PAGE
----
Id. at ¶ 16.
Id. at ¶ 17.
Id. at ¶ 18.
Id. at ¶ 19.
On May 21, 2014, Plaintiff filed charges of discrimination with the Equal Employment Opportunity Commission ("EEOC") and received a right to sue letter on September 14, 2016. On December 14, 2016, Plaintiff sued LSU asserting claims of race discrimination under Title VII of the Civil Rights Act of 1964 and the Louisiana Employment Discrimination Law ("LEDL") and disability discrimination in violation of the Americans with Disabilities Act ("ADA").
42 U.S.C. § 2000e, et seq.
La. R.S. 23:301, et seq.
LSU contends Plaintiff took sick leave on May 2, 2014 and voluntarily retired on August 31, 2015. LSU also claims that, not only was Plaintiff paid more than her two Caucasian co-employees (who held the same position as Plaintiff), she also received merit increases and satisfactory job evaluations despite ongoing instances of insubordination and significant errors in her work. Specifically, LSU contends Plaintiff refused to perform duties that fell within her job description, which led to LSU requiring her to sign a "reaffirmation of responsibilities." LSU maintains that this reaffirmation had no effect on Plaintiff's pay, work assignment, work conditions, or eligibility for merit increases. Further, this action did not rise to the level of appealable discipline under Louisiana's Civil Service Rules.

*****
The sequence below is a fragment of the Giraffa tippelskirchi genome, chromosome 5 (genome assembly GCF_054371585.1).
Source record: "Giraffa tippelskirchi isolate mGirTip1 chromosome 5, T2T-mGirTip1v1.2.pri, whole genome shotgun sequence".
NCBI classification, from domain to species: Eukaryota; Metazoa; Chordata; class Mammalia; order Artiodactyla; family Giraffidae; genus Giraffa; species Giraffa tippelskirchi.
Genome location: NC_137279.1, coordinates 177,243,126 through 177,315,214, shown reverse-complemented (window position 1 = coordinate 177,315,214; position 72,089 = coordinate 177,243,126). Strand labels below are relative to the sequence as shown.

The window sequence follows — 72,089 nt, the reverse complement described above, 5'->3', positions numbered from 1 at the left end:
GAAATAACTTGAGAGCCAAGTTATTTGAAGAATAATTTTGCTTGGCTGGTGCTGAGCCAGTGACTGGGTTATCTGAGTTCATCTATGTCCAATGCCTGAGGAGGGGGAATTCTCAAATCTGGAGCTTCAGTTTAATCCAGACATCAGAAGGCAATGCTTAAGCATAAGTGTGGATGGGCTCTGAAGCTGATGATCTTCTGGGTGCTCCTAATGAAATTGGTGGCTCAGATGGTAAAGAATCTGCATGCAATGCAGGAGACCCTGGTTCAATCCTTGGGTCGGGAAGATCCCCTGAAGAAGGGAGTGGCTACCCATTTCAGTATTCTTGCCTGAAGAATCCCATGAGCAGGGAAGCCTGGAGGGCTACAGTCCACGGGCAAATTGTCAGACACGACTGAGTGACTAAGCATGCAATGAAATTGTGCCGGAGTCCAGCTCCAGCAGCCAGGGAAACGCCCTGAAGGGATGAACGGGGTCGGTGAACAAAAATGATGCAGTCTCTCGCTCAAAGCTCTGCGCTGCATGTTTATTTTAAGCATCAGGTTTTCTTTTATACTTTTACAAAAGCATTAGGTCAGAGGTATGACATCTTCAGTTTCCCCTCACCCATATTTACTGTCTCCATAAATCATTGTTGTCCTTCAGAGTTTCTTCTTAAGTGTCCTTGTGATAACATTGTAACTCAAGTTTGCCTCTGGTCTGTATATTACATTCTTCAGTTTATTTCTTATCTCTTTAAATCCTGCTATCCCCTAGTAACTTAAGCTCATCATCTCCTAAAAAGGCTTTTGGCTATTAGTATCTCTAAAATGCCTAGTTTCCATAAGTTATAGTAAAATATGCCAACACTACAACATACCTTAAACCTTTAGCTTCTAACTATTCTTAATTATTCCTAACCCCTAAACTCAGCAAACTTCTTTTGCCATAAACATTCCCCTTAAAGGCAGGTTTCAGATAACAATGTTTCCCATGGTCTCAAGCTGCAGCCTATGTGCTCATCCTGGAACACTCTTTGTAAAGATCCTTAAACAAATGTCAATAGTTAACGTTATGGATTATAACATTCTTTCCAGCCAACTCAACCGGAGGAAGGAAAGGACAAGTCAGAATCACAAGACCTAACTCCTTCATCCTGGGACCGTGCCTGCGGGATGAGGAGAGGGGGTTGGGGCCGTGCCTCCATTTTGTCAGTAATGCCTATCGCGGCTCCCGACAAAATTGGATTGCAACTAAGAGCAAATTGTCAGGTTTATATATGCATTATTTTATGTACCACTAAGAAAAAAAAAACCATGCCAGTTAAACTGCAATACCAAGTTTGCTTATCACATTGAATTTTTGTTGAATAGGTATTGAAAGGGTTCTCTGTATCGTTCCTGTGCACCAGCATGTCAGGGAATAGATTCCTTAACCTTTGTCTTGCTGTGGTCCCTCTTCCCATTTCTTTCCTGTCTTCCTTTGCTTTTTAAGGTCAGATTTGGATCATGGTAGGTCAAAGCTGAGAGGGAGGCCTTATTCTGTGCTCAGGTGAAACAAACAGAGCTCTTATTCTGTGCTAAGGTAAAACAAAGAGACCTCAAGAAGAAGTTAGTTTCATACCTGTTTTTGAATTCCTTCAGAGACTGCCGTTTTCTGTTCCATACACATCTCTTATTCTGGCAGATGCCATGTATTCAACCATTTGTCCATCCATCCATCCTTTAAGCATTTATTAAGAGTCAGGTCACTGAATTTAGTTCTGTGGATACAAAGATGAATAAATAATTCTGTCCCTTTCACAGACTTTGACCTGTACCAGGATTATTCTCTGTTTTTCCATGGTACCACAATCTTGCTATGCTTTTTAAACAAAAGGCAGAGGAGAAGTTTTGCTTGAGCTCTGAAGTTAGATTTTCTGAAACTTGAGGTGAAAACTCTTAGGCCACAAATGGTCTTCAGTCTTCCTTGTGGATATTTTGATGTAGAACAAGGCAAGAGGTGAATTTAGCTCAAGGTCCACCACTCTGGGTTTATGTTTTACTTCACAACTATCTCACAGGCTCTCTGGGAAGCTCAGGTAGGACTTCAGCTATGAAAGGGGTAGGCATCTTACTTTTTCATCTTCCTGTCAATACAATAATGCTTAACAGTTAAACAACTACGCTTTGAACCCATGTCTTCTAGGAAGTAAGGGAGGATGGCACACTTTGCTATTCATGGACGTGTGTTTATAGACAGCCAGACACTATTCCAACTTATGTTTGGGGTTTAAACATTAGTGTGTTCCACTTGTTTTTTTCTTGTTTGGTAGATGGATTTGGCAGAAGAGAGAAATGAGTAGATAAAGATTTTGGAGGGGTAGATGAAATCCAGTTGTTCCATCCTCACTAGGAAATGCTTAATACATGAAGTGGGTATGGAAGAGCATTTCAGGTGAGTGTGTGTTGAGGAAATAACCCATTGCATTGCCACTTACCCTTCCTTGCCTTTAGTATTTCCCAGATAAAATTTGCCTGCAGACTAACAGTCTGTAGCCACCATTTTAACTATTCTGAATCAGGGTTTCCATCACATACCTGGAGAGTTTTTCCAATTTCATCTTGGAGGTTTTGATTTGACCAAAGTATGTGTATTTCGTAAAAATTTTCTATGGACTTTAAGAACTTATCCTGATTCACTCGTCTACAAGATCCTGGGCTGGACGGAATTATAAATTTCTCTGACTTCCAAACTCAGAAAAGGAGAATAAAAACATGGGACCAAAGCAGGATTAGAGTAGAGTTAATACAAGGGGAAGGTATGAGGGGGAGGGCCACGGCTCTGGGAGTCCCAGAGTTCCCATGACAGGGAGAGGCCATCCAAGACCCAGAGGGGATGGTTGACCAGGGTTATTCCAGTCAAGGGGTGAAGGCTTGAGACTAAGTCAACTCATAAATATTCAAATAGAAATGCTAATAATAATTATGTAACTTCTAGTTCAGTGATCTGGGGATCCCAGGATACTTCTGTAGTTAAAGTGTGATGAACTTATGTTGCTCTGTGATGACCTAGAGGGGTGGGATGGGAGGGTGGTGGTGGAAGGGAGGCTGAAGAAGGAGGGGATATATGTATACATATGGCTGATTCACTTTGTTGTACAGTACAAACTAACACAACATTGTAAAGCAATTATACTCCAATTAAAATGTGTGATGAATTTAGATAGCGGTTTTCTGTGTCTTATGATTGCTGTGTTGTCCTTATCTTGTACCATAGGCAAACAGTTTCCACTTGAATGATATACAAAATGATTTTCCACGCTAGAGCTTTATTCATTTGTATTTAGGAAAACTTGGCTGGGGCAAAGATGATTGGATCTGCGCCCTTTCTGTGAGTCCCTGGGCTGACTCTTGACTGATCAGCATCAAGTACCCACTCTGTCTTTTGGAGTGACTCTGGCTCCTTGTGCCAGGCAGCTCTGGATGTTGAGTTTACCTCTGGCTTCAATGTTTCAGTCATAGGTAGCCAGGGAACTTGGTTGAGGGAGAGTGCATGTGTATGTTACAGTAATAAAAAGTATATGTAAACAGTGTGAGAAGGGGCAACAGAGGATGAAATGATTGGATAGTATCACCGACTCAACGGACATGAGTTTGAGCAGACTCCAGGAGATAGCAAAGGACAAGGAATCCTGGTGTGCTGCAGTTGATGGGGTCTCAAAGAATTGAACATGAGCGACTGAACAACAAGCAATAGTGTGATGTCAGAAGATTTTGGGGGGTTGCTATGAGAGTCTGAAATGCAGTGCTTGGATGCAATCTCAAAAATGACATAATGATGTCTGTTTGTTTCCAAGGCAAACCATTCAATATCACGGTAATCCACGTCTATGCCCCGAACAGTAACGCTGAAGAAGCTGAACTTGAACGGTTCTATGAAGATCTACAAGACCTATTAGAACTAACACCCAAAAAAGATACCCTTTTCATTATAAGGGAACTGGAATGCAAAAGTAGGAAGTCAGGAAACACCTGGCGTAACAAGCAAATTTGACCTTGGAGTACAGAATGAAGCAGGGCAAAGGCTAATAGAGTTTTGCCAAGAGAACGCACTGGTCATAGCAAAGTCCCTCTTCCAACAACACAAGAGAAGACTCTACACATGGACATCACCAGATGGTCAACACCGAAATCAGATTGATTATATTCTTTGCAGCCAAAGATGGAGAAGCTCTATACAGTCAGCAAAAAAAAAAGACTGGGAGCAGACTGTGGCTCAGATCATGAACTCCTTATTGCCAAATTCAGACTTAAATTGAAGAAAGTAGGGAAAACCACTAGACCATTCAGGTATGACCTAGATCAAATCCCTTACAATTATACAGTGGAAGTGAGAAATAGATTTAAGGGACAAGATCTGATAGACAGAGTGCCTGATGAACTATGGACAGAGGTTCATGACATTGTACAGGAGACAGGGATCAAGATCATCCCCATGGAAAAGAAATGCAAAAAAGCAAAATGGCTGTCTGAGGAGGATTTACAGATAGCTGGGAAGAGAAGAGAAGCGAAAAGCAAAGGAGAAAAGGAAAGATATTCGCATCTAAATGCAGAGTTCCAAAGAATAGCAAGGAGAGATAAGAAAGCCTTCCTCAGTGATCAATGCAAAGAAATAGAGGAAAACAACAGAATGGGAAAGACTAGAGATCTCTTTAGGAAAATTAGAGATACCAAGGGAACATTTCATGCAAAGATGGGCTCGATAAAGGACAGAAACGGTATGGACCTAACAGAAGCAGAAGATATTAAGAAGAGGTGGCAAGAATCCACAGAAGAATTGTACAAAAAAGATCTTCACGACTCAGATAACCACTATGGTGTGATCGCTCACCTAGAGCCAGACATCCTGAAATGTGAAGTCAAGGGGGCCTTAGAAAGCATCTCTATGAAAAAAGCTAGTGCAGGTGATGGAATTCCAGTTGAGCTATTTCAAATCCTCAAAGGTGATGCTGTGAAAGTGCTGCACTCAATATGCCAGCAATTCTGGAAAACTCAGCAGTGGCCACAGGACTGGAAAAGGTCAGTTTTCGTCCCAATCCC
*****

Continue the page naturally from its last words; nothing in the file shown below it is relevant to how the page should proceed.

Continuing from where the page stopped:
Id. at ¶ 5.
Id. at ¶ 8.
LSU claims that Plaintiff was never denied a promotion at the LSU Graduate School, her work environment was appropriate, and her last performance review was satisfactory. Although it does not concede that Plaintiff was disabled as defined by the ADA, LSU offers evidence it nevertheless provided Plaintiff accommodations and assistance with a workspace that was more ergonomically correct as requested by Plaintiff's physician and physical therapist. Further, LSU contends Plaintiff was not asked or forced to retire.
See Rec. Doc. No. 11-1 at 4.
On February 23, 2018, LSU moved for summary judgment on Plaintiff's claims. Under Local Rule 7(f) of the Middle District of Louisiana, Plaintiff was required to file an opposition to this motion within twenty-one days. As of May 9, 2018, Plaintiff had failed to file an opposition; therefore, the Court granted LSU's motion both procedurally and on the merits, particularly because the summary judgment evidence submitted by LSU was uncontroverted. The Court did, however, defer entering judgment and advised Plaintiff's counsel as follows:
Rec. Doc. No. 11.
Rec. Doc. No. 12.
Any response to this Ruling, which should explain the Plaintiff's failure to comply with the Court's deadlines, based on the appropriate Federal Rule of Civil Procedure, shall be filed within fourteen (14) days and must be accompanied by an opposition memorandum to the original Motion.